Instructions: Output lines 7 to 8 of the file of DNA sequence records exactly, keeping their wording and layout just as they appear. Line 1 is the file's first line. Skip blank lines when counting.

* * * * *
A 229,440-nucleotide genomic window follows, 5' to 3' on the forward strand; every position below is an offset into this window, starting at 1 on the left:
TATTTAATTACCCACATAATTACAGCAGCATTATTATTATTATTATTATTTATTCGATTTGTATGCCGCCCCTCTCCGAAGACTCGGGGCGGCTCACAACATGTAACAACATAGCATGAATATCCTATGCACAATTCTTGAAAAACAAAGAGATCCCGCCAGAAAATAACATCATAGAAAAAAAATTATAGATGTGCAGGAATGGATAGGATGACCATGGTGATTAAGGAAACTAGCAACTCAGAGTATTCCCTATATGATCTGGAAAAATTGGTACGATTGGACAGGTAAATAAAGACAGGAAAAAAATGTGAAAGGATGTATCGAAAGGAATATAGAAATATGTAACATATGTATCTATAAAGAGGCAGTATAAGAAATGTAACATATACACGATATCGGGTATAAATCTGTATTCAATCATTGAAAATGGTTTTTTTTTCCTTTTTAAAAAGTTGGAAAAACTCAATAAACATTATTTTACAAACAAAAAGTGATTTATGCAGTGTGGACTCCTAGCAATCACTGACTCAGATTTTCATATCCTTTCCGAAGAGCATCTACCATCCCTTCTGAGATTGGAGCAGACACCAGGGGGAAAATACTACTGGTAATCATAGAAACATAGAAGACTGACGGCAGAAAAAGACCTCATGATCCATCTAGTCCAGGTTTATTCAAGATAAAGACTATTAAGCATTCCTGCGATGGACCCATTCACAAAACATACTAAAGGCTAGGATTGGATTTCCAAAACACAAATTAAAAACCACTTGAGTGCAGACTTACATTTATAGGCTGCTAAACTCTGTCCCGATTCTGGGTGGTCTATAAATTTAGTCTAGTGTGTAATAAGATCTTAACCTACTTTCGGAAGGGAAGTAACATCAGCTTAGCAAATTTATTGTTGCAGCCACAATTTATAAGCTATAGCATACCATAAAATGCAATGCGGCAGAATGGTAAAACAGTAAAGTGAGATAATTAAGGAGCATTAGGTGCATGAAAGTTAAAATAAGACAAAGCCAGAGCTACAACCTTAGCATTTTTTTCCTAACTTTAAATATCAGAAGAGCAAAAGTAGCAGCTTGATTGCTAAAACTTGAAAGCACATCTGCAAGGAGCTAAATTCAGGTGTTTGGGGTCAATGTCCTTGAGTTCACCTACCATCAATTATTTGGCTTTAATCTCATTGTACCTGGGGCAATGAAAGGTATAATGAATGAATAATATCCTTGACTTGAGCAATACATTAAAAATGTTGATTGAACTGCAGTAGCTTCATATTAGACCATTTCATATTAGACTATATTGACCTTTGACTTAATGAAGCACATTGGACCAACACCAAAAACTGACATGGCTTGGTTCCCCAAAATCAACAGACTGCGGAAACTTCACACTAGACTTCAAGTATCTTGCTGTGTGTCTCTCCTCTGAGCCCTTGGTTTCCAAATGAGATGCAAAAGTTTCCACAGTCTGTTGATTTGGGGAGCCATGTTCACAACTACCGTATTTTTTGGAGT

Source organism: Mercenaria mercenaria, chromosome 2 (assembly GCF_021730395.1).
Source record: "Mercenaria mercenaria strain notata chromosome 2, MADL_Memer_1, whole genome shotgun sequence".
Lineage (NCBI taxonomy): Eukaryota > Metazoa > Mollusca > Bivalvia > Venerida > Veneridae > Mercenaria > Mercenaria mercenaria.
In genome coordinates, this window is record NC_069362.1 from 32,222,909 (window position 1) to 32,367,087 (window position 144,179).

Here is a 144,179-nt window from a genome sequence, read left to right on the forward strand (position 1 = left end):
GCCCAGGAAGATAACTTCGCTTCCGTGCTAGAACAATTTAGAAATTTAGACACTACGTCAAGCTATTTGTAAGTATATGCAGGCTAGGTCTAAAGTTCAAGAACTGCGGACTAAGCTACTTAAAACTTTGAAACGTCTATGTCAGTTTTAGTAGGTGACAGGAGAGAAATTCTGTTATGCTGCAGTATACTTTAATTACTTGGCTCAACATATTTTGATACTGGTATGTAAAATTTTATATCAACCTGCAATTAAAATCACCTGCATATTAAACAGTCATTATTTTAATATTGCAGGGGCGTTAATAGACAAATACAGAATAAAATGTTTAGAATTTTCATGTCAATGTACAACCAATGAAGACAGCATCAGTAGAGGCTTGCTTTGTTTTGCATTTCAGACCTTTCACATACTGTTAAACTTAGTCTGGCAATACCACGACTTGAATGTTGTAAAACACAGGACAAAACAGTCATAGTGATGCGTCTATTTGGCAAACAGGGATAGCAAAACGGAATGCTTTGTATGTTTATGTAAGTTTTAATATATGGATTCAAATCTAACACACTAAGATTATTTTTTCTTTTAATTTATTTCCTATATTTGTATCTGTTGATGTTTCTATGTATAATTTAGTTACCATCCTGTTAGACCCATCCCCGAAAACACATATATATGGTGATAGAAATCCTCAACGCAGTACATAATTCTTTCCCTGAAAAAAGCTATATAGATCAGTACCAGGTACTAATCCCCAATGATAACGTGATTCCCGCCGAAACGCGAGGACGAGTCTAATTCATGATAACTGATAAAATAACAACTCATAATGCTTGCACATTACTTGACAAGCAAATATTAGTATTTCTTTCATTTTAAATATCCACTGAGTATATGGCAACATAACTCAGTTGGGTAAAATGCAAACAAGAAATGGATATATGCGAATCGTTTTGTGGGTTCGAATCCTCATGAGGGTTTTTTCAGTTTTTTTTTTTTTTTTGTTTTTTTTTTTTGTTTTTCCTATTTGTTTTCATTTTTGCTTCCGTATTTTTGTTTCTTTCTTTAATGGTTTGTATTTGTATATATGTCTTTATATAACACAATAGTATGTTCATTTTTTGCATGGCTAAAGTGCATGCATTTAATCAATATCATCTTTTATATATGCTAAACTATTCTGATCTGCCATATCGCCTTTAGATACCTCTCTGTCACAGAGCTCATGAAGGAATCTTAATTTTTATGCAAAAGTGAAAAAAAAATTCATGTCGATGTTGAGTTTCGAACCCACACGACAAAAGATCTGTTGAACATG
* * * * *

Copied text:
Here is a 144,179-nt window from a genome sequence, read left to right on the forward strand (position 1 = left end):
GCCCAGGAAGATAACTTCGCTTCCGTGCTAGAACAATTTAGAAATTTAGACACTACGTCAAGCTATTTGTAAGTATATGCAGGCTAGGTCTAAAGTTCAAGAACTGCGGACTAAGCTACTTAAAACTTTGAAACGTCTATGTCAGTTTTAGTAGGTGACAGGAGAGAAATTCTGTTATGCTGCAGTATACTTTAATTACTTGGCTCAACATATTTTGATACTGGTATGTAAAATTTTATATCAACCTGCAATTAAAATCACCTGCATATTAAACAGTCATTATTTTAATATTGCAGGGGCGTTAATAGACAAATACAGAATAAAATGTTTAGAATTTTCATGTCAATGTACAACCAATGAAGACAGCATCAGTAGAGGCTTGCTTTGTTTTGCATTTCAGACCTTTCACATACTGTTAAACTTAGTCTGGCAATACCACGACTTGAATGTTGTAAAACACAGGACAAAACAGTCATAGTGATGCGTCTATTTGGCAAACAGGGATAGCAAAACGGAATGCTTTGTATGTTTATGTAAGTTTTAATATATGGATTCAAATCTAACACACTAAGATTATTTTTTCTTTTAATTTATTTCCTATATTTGTATCTGTTGATGTTTCTATGTATAATTTAGTTACCATCCTGTTAGACCCATCCCCGAAAACACATATATATGGTGATAGAAATCCTCAACGCAGTACATAATTCTTTCCCTGAAAAAAGCTATATAGATCAGTACCAGGTACTAATCCCCAATGATAACGTGATTCCCGCCGAAACGCGAGGACGAGTCTAATTCATGATAACTGATAAAATAACAACTCATAATGCTTGCACATTACTTGACAAGCAAATATTAGTATTTCTTTCATTTTAAATATCCACTGAGTATATGGCAACATAACTCAGTTGGGTAAAATGCAAACAAGAAATGGATATATGCGAATCGTTTTGTGGGTTCGAATCCTCATGAGGGTTTTTTCAGTTTTTTTTTTTTTTTTGTTTTTTTTTTTTGTTTTTCCTATTTGTTTTCATTTTTGCTTCCGTATTTTTGTTTCTTTCTTTAATGGTTTGTATTTGTATATATGTCTTTATATAACACAATAGTATGTTCATTTTTTGCATGGCTAAAGTGCATGCATTTAATCAATATCATCTTTTATATATGCTAAACTATTCTGATCTGCCATATCGCCTTTAGATACCTCTCTGTCACAGAGCTCATGAAGGAATCTTAATTTTTATGCAAAAGTGAAAAAAAAATTCATGTCGATGTTGAGTTTCGAACCCACACGACAAAAGATCTGTTGAACATG